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Joel on Software

DirectoryServices in ASP.Net

I wrote a simple dll in C# that grabs a person's Exchange 5.5 profile through LDAP.  Using that, I wrote a console app to verify the library works fine.

I wrote an ASP.Net webform to use the library, but now I'm getting a COMException at DirectoryEntry.Bind().  I tried the console app on the web server, and it runs just fine.  I have Windows Authentication and Impersonation turned on, and I'm logged into the ASPX page as the same account that ran the console app.  Here's a snippet of my code:

DirectoryEntry root = new DirectoryEntry("LDAP://"+srv);
DirectorySearcher ds = new DirectorySearcher(root);
ds.Filter = "(&(sn="+lastname+")(givenName="+firstname+"))";
SearchResultCollection results = ds.FindAll();

It's very basic, and works like a charm running in the console.  Is there some security setting or policy that applies to ASP.Net that I don't know about? 

Any insight would be greatly appreciated.  Thanks.

Wednesday, April 30, 2003

Well, I think I found it. (and I feel like an idiot for posting a solution two minutes after I made this post...)

Even with impersonation turned on (I checked the current WindowsIdentity to be sure), it still wasn't making the Bind() call as the user I was logged in as.  Odd.  I even created an impersonationcontext for that user, and still I got the error.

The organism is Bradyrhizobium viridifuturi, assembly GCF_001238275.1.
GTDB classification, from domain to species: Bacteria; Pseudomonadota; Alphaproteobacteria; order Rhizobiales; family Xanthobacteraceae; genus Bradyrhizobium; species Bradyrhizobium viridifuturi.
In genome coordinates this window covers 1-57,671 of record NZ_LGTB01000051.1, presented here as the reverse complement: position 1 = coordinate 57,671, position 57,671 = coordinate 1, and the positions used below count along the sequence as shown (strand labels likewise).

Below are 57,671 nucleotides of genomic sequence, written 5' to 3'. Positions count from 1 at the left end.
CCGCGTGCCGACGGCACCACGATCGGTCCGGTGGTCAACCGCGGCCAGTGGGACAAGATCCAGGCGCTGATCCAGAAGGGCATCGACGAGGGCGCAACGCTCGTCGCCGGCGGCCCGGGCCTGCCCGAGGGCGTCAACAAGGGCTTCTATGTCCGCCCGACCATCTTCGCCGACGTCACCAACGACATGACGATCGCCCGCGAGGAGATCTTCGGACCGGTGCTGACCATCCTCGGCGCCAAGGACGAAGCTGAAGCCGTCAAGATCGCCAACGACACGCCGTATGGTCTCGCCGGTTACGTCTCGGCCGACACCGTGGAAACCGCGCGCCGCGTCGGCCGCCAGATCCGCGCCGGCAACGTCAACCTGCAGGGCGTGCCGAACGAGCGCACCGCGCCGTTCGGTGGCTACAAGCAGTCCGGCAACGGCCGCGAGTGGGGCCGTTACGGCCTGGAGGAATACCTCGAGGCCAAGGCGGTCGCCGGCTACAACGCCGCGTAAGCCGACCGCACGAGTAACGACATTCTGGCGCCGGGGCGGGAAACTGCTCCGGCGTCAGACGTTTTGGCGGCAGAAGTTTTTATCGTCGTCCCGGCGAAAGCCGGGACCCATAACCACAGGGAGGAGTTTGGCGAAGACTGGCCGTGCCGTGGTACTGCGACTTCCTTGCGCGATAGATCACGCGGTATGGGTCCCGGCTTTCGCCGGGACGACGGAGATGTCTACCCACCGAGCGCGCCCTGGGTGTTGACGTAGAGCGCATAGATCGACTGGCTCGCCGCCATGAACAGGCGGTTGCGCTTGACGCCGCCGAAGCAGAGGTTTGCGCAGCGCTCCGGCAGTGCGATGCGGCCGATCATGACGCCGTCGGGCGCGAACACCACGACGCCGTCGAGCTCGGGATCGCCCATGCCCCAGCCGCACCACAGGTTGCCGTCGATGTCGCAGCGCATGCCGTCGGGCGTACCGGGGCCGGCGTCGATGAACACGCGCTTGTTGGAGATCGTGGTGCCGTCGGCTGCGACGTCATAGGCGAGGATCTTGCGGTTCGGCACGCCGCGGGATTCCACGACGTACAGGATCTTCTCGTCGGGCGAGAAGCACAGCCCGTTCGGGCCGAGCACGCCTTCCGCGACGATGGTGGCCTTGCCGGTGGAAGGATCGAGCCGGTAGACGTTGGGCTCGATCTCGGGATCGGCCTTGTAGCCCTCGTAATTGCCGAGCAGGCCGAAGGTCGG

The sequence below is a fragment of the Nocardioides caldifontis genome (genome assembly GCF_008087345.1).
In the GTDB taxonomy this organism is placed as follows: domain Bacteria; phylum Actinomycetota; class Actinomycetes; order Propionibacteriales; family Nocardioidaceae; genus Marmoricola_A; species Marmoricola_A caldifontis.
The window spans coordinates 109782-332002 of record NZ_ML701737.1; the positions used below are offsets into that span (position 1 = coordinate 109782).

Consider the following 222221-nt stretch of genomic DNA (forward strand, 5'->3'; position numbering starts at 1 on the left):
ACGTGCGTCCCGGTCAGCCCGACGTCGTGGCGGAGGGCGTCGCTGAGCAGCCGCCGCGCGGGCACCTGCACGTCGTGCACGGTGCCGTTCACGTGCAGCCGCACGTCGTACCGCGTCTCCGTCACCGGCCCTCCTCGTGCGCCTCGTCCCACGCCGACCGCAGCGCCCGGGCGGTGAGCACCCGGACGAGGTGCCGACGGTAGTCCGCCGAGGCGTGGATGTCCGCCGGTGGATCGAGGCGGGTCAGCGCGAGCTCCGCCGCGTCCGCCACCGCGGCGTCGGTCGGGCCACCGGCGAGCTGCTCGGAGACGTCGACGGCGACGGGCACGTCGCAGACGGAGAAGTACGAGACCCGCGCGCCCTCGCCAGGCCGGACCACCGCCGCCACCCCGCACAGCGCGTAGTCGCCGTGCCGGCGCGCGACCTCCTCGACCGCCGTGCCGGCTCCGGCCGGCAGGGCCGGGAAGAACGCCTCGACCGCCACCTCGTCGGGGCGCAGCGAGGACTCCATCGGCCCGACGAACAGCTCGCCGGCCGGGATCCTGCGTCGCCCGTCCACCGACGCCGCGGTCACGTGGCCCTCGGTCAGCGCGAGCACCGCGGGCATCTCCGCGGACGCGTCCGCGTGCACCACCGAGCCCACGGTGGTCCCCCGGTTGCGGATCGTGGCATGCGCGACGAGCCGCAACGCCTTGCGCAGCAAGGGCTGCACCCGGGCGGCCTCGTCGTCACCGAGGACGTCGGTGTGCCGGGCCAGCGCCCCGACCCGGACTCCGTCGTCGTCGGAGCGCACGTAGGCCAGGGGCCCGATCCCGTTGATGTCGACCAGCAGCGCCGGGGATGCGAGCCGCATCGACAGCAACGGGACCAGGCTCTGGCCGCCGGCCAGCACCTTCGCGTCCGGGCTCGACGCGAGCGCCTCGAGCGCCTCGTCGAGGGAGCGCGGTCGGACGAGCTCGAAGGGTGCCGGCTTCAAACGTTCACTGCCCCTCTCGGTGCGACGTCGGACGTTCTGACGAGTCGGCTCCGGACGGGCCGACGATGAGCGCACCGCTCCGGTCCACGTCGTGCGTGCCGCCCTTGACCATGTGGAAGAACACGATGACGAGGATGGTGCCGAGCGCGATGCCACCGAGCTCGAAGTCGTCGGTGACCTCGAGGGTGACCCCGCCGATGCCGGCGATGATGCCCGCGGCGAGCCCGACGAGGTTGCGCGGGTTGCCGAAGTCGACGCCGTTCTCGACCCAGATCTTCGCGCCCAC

So, I manually entered the username/password into the DirectoryEntry constructor, and the call went without a hitch.  Can anyone explain why?  If ASP.Net is impersonating my user account, why did I have to manually enter the login info anyway?

Wednesday, April 30, 2003

If you don't explicitly disallow anonymous user acces to your web, ASP.Net does not impersonate..

Try adding to your web.config:

<deny users="?" />

I don't know if this is what you need, but might be related.

Wednesday, April 30, 2003

" Even with impersonation turned on (I checked the current WindowsIdentity to be sure) "

Sorry, I promise to read after posting the next time =].

If you checked the current WindowsIdentity then ASP _is_ impersonating.

Wednesday, April 30, 2003

When you use impersonation in ASP.NET (and COM+,etc.) your token is a LOGON32_LOGON_NETWORK  type token. This type of logon only has credentials for local resources. If you try to access something over the network like a file share, SQL Server, etc. you are doing so as an ANONYMOUS user.

If you want access to resources over the network you must use LogonUser to acquire a primary token and then impersonate using that token (this is what is happening when you provide the UserId/Password to the constructor).

You can also use delegation rather than impersonation but I don't think that is supported by ASP.NET and it has its own set of caveats and peculiarities.

Stephen Martin
Thursday, May 1, 2003

Ah, that makes perfect sense.  Thanks.

Thursday, May 1, 2003

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